Cal Major is a vet, ocean advocate and world-record stand up paddleboard adventurer who founded the UK charity Seaful to reconnect people to the ocean. In this column, she explains what the term 'home' means to her.

Words by Cal Major
Photograph by James Appleton

What feelings does this word evoke for you? For me, the first thing I think about is walking into my little house by the sea, shutting the front door and knowing I’m safe. It’s a feeling of comfort, knowing everything I need is right there. A feeling of welcome solitude, a place to rest and reset. I imagine taking a deep breath as I sit on the sofa and look out at the ocean, feeling held, like melting into a big hug.

For the last two years I have been living fairly nomadically. It began with many months of living in a tent, a van or friends’ spare rooms as my partner, James, and I paddled around Scotland. This was followed by another few months of living in my van while we completed the filming for a documentary series about it. Having let my own house out for this period and beyond, once our project was over I found myself then living at James’ apartment, a long way from the sea.

For the following 18 months I moved between there, my van, a friend’s caravan and my parents’ house. It’s been a whirlwind, and a logistical jigsaw puzzle, never knowing where ‘home’ was beyond the next few weeks. For one week, ‘home’ was a sailing boat! It’s been wonderful, but also exhausting. I’ve craved ‘home’, but with working in so many different places, all of which mean something different to me, I haven’t always been able to articulate where, or what, that was. But there have been a few times amongst all the moving around that, even without my little house to come home to, I have had the feeling of being at home.

The most recent was about as far away from my house as I could have been – the Galapagos Islands. I had been travelling around Ecuador for a month, a different bed every few nights, and felt an enormous gratitude to have had the last minute chance to go to Galapagos. I could use all the cliches to describe the wildlife there – breath- taking, mind-blowing, out-of-this-world – and none of them would be an exaggeration!

It truly is a phenomenal place that feels like stepping onto a different planet. The wildlife has no reason to fear humans and so you trip up over sea lions in the street and have to watch your step for marine iguanas on the volcanic rocks and beaches. The water and beaches are alive with sea lions – noisy, smelly and clumsy on land, but fast, agile and torpedo-like in the water. More than once we had the privilege of being joined by juveniles learning to play amongst the mangroves. It felt like, to them, we were just an extra bit of fun and intrigue, as they swirled around our bodies when we held our breath and dived underwater. We were snorkeling with the most enormous turtles I’ve ever seen, and scuba diving with hammerhead sharks and eagle rays. It really didn’t feel real, and was an extremely welcome return to flourishing nature that I had been craving after months of work on projects about biodiversity depletion.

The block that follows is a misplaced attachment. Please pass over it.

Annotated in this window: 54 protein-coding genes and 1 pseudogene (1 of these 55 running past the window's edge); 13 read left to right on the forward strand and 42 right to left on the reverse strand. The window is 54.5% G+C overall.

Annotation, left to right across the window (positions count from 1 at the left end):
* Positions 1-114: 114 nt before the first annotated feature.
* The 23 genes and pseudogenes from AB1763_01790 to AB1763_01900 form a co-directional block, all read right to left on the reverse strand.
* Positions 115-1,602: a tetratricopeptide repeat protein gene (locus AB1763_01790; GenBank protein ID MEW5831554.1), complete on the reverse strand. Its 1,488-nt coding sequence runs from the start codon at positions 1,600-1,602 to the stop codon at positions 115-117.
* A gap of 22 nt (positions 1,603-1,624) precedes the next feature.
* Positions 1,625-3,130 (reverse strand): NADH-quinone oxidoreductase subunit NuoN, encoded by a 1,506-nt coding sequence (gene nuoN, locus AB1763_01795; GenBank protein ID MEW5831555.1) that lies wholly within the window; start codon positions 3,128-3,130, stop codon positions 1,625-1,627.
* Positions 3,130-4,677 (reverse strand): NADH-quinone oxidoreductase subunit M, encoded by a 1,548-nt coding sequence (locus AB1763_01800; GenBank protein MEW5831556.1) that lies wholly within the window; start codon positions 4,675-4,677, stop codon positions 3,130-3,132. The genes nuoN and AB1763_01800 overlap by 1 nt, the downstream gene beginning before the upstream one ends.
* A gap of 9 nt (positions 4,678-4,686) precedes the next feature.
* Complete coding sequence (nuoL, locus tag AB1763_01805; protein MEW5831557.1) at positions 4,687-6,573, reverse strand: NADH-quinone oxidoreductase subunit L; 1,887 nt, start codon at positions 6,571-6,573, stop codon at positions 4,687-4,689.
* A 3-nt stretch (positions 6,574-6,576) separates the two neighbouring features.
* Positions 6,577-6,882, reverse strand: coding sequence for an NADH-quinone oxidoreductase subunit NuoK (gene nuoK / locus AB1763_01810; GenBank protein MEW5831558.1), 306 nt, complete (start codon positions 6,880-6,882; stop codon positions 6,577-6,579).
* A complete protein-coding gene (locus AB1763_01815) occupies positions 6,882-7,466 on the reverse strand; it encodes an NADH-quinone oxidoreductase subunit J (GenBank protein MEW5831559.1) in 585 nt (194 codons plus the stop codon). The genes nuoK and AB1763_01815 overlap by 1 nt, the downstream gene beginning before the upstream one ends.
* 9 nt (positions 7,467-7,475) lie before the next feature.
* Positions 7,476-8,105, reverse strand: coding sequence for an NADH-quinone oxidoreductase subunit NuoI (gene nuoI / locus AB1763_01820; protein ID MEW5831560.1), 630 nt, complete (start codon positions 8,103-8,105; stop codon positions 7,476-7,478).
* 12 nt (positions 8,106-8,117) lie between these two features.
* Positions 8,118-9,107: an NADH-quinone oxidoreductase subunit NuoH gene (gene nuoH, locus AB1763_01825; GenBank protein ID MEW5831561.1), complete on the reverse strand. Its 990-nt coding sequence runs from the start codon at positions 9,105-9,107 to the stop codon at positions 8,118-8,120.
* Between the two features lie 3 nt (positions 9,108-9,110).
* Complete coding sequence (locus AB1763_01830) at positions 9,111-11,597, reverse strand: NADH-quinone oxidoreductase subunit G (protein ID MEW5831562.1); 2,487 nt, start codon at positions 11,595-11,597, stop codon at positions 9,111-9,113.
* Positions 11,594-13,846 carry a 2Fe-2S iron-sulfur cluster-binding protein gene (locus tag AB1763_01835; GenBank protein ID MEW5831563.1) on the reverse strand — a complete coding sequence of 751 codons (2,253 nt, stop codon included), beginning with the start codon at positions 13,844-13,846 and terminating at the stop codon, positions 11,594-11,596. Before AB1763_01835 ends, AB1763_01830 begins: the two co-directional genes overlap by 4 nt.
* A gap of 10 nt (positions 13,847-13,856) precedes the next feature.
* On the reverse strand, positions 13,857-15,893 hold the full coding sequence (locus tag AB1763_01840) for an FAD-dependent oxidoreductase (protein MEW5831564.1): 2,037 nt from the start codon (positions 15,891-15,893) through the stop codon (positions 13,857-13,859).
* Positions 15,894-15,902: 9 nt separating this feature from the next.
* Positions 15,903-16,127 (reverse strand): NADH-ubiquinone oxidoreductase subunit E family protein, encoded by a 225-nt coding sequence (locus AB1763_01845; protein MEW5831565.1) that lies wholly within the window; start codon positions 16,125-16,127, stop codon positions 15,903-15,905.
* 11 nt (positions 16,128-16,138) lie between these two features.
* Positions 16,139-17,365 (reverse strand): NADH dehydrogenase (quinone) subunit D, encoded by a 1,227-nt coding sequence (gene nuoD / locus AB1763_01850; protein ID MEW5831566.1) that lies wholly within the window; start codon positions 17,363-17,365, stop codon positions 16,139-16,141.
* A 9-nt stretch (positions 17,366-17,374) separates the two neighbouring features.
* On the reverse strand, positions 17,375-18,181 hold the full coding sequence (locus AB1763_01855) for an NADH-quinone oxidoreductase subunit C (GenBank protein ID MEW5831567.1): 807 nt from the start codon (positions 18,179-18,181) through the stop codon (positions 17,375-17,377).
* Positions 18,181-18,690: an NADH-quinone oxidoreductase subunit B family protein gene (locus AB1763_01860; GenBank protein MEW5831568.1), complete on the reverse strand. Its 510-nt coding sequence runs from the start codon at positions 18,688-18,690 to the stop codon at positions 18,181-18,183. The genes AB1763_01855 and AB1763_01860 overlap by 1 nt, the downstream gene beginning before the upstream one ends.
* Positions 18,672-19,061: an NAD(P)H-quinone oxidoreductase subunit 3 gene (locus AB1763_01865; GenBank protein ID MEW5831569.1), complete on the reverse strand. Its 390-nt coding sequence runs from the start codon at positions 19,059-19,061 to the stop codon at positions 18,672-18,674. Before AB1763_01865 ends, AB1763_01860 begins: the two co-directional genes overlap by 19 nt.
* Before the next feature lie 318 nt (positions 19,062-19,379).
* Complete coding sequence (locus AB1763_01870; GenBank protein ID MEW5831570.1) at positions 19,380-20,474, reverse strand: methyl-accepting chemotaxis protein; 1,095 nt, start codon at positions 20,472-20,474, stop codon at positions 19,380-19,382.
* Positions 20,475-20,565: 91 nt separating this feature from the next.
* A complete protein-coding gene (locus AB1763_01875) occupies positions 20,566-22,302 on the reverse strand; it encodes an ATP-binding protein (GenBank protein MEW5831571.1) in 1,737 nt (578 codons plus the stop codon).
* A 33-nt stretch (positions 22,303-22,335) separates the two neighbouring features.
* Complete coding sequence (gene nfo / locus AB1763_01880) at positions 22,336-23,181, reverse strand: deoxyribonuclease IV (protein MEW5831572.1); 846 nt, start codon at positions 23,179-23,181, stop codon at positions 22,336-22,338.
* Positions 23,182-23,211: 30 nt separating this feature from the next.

But one of the most profound moments I had was on a long beach on Isabela Island where the surf was being blown onto the shore. The waves weren’t surfable, but the water held a familiar kind of energy. I waded into the water and dived under the waves. Each wave that arrived brought with it a new opportunity to play. I felt joyful. But most of all, I felt a sudden, overwhelming feeling of being home. A sense of comfort and safety. Peaceful solitude. A feeling of being held in a big hug.

I don’t get this feeling surfing or paddle-boarding, swimming in flat water or kite-surfing. It is only in the simplicity of just me and my body in the waves. A weightlessness and freedom, a sense that everything is ok, a place to rest and reset.

It’s a feeling I’ve had in other places around the world too, playing in the waves; some closer to home, some far away. But it was that moment on Isabela Island when somehow the word to describe it perfectly just arrived, and I found myself able to articulate that this felt like home. It’s a huge comfort to know that geographical location doesn’t have to stand in the way of experiencing a sense of being home.

I’m really looking forward to moving back into my little house by the sea very soon, and all the comfort and safety that comes along with that. But I know it won’t be long before I’m away again on the next project. When I am, I’ll be sure to seek out somewhere with wave energy in the water and dunk myself in it, knowing that in the absence of my little house by the sea, I can still be home.

Photograph by James Appleton
Issue 29
Supported by WEBSITE_sponsorlogos_blancpain

This column appears in ISSUE 29: MOVING SAND of Oceanographic Magazine

Issue 29
Supported by WEBSITE_sponsorlogos_blancpain
Supported by WEBSITE_sponsorlogos_blancpain

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